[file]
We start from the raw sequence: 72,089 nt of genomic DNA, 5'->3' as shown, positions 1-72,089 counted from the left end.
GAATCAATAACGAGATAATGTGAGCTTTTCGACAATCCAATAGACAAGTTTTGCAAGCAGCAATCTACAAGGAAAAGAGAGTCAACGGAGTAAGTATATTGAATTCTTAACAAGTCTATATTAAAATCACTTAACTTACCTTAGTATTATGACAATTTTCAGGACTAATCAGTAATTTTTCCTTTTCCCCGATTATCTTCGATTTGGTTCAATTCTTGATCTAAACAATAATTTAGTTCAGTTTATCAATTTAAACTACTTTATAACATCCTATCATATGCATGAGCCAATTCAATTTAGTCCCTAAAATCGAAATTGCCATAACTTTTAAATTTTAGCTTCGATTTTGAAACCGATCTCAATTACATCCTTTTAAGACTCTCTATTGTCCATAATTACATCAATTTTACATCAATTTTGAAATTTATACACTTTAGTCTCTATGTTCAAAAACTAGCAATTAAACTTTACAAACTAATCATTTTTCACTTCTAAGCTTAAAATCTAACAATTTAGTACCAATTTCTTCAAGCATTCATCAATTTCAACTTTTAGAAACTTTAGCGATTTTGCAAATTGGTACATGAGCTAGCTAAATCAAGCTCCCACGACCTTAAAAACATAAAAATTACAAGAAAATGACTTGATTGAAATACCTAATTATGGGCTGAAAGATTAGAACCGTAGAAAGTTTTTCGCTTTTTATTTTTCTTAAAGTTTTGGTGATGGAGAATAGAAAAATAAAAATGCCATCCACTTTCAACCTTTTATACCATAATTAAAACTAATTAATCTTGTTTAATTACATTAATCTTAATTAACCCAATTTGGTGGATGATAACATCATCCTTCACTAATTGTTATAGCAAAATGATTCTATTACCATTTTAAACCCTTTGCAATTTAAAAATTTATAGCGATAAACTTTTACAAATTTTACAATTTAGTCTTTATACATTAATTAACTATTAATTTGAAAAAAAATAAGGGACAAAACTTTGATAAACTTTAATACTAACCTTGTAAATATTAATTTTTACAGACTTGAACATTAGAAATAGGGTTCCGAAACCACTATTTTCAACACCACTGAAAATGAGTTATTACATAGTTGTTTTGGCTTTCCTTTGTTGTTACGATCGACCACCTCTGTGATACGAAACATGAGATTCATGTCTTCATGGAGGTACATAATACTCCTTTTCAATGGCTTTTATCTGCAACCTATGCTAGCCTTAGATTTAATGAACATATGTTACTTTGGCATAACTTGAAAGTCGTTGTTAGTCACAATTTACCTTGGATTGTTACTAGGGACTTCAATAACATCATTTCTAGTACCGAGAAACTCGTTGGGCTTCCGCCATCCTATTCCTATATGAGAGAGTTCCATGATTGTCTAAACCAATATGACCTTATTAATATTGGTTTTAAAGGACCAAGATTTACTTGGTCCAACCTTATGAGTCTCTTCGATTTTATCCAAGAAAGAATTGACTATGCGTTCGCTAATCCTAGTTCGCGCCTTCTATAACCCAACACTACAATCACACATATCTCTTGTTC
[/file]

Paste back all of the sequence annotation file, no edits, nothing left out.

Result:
We start from the raw sequence: 72,089 nt of genomic DNA, 5'->3' as shown, positions 1-72,089 counted from the left end.
GAATCAATAACGAGATAATGTGAGCTTTTCGACAATCCAATAGACAAGTTTTGCAAGCAGCAATCTACAAGGAAAAGAGAGTCAACGGAGTAAGTATATTGAATTCTTAACAAGTCTATATTAAAATCACTTAACTTACCTTAGTATTATGACAATTTTCAGGACTAATCAGTAATTTTTCCTTTTCCCCGATTATCTTCGATTTGGTTCAATTCTTGATCTAAACAATAATTTAGTTCAGTTTATCAATTTAAACTACTTTATAACATCCTATCATATGCATGAGCCAATTCAATTTAGTCCCTAAAATCGAAATTGCCATAACTTTTAAATTTTAGCTTCGATTTTGAAACCGATCTCAATTACATCCTTTTAAGACTCTCTATTGTCCATAATTACATCAATTTTACATCAATTTTGAAATTTATACACTTTAGTCTCTATGTTCAAAAACTAGCAATTAAACTTTACAAACTAATCATTTTTCACTTCTAAGCTTAAAATCTAACAATTTAGTACCAATTTCTTCAAGCATTCATCAATTTCAACTTTTAGAAACTTTAGCGATTTTGCAAATTGGTACATGAGCTAGCTAAATCAAGCTCCCACGACCTTAAAAACATAAAAATTACAAGAAAATGACTTGATTGAAATACCTAATTATGGGCTGAAAGATTAGAACCGTAGAAAGTTTTTCGCTTTTTATTTTTCTTAAAGTTTTGGTGATGGAGAATAGAAAAATAAAAATGCCATCCACTTTCAACCTTTTATACCATAATTAAAACTAATTAATCTTGTTTAATTACATTAATCTTAATTAACCCAATTTGGTGGATGATAACATCATCCTTCACTAATTGTTATAGCAAAATGATTCTATTACCATTTTAAACCCTTTGCAATTTAAAAATTTATAGCGATAAACTTTTACAAATTTTACAATTTAGTCTTTATACATTAATTAACTATTAATTTGAAAAAAAATAAGGGACAAAACTTTGATAAACTTTAATACTAACCTTGTAAATATTAATTTTTACAGACTTGAACATTAGAAATAGGGTTCCGAAACCACTATTTTCAACACCACTGAAAATGAGTTATTACATAGTTGTTTTGGCTTTCCTTTGTTGTTACGATCGACCACCTCTGTGATACGAAACATGAGATTCATGTCTTCATGGAGGTACATAATACTCCTTTTCAATGGCTTTTATCTGCAACCTATGCTAGCCTTAGATTTAATGAACATATGTTACTTTGGCATAACTTGAAAGTCGTTGTTAGTCACAATTTACCTTGGATTGTTACTAGGGACTTCAATAACATCATTTCTAGTACCGAGAAACTCGTTGGGCTTCCGCCATCCTATTCCTATATGAGAGAGTTCCATGATTGTCTAAACCAATATGACCTTATTAATATTGGTTTTAAAGGACCAAGATTTACTTGGTCCAACCTTATGAGTCTCTTCGATTTTATCCAAGAAAGAATTGACTATGCGTTCGCTAATCCTAGTTCGCGCCTTCTATAACCCAACACTACAATCACACATATCTCTTGTTC